Got Rhythm? Atrial Fibrillation and its Effect on Your Health
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Atrial fibrillation is a disturbance in the electrical impulse of the heart. A heart in atrial fibrillation sounds more like popcorn popping than it does a steady tick of a clock, as it should.
The disorganized rhythm of a heart in atrial fibrillation originates in multiple locations in the upper chambers of the heart, rather than in one spot in the top of the heart, where the beat of a healthy heart originates.
The incidence of atrial fibrillation in young people is very rare. Risk of the condition increases with age as other risk factors, such as high blood pressure and cardiovascular disease also increase. Research shows that about one in four men and women will develop atrial fibrillation at some point in their lifetime. A patient in his or her sixties has a two to four percent chance of developing the condition, but that risk dramatically increases for individuals in their eighties.
Nina Radford, MD, Director of Clinical Research at Cooper Clinic explains atrial fibrillation, its symptoms and how it can be prevented.
What is atrial fibrillation?
Atrial fibrillation affects the normal sinus rhythm of the heart. The condition can vary from one patient to the next. Some people may only experience the condition once or twice, while others may go in and out of atrial fib (intermittent atrial fibrillation) over a period of time. Other patients may be in atrial fibrillation for long periods of time or even all the time.
Atrial fibrillation is considered a progressive disease. Patients who go into atrial fibrillation will likely experience it more frequently over time unless specific interventions are taken.
What are the health consequences of atrial fibrillation?
The health consequences of atrial fib depend largely on the presence or absence of symptoms. Some patients may never experience symptoms and may not know they are in atrial fib. They may only become aware of it after going in for a routine health checkup.
Other people may have a sense of their irregular heartbeat. They may notice heart palpitations, rapid heart rate, shortness of breath, chest pain or fainting, among other symptoms. Atrial fibrillation with noticeable symptoms may impact the patient’s every day life.
In cases where atrial fib is symptomatic, the goal is to control the heart rate so it’s not fast, or to convert the heart rate back to sinus rhythm through therapies such as shocking the heart, medication or ablation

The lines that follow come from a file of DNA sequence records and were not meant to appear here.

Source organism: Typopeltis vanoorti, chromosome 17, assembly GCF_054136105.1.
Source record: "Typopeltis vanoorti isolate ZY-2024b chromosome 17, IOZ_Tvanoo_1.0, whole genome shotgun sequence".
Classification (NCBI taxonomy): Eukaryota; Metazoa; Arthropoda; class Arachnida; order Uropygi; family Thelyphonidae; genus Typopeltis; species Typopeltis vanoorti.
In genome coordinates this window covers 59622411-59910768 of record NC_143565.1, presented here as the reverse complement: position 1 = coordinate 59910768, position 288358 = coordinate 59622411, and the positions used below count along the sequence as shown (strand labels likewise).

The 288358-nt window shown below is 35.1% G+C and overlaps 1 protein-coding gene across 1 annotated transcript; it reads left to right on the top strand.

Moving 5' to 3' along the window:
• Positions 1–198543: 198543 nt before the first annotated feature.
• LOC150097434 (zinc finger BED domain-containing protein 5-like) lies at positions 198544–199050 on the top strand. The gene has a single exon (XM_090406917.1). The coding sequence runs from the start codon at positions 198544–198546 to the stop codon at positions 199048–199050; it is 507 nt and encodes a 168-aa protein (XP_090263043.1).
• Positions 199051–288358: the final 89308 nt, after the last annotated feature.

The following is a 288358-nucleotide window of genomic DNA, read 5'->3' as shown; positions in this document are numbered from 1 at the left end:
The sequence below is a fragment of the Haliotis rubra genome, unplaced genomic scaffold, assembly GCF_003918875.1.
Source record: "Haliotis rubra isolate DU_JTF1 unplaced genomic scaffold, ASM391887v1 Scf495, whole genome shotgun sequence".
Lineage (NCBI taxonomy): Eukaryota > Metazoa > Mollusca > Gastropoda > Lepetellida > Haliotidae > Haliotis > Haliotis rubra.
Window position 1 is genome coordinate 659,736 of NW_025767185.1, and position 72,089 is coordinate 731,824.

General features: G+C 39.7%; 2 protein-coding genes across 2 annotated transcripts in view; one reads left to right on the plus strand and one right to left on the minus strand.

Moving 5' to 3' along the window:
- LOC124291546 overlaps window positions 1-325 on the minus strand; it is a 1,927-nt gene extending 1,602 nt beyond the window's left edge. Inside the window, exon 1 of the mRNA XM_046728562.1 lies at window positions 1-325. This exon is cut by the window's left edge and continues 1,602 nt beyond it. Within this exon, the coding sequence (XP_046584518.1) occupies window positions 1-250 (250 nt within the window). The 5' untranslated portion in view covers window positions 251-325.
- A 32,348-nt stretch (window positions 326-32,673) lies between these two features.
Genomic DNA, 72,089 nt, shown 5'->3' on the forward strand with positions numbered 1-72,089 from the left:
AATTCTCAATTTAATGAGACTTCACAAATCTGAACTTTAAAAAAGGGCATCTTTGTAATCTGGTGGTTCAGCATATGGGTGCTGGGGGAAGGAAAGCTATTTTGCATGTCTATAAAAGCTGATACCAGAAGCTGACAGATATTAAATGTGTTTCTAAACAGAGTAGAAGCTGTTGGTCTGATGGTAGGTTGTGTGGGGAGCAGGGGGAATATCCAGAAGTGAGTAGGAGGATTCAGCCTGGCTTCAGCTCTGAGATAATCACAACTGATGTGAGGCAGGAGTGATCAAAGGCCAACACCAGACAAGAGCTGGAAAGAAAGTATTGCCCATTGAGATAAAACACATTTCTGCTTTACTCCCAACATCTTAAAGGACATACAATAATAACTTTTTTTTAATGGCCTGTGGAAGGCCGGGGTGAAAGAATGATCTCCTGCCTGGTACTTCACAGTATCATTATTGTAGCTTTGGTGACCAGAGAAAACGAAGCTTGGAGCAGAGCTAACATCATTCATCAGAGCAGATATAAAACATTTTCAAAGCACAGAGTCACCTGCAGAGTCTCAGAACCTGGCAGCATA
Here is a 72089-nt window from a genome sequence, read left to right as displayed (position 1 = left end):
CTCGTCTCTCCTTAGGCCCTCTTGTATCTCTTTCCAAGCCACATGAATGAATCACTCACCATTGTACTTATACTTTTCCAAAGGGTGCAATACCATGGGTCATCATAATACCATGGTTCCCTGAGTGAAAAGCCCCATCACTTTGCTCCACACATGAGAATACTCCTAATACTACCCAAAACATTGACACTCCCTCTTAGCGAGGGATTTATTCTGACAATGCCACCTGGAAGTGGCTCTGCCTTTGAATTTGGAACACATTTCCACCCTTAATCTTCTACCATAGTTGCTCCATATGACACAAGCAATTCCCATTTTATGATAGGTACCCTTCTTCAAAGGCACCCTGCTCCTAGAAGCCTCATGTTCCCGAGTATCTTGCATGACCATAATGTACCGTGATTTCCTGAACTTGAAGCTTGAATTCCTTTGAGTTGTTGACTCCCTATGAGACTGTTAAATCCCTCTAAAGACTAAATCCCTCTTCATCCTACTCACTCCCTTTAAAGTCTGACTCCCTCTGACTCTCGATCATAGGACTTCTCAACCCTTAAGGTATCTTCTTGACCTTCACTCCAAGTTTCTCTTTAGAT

In addition to distracting and sometimes painful symptoms, atrial fibrillation can also increase the risk of stroke. One purpose of the heart beat is to keep blood flowing throughout the body. With atrial fib, there is not a rhythmic contraction of the atrial chamber to empty it out. When blood in the chamber isn’t mixed around, blood clots can develop. Those clots can leave the heart, travel to the head and cause a stroke.
Some people are at higher risk for stroke than others. People with a history of heart disease, stroke, heart attack, high blood pressure, diabetes or who are 75 years old or older are at higher risk of stroke. The diagnosis of atrial fibrillation is critical to begin therapy to reduce the risk of stroke.
What are the risk factors of atrial fibrillation?
There are several risk factors associated with atrial fibrillation. Reducing or eliminating these risk factors can reduce the risk of atrial fib. Some of these risk factors are treatable and reversible, but some are not. Potential risk factors include:
Heavy alcohol use
High blood pressure or hypertension
Existing valve conditions
In some cases, atrial fibrillation is an indicator of another health condition the patient was not aware of, such as high blood pressure, heart disease or a leaky valve.
How is atrial fibrillation detected?
Because atrial fib does not always present symptoms for the patient, an annual health exam is critical in diagnosing the condition. However, if you do notice signs or symptoms of the condition, alert your doctor.
For example, if you measure your heart rate with a blood pressure cuff at home or on a machine at the fitness center and notice that your heart rate is jumping around, that may be a sign of atrial fib.
The bottom line is that it’s critically important to see your physician regularly. Symptoms can be so subtle that you may not recognize them on your own, but your doctor may be able to pick up on signs of the condition through a routine exam and simply discussing your health and lifestyle.
Article provided by Cooper Aerobics Marketing and Communications.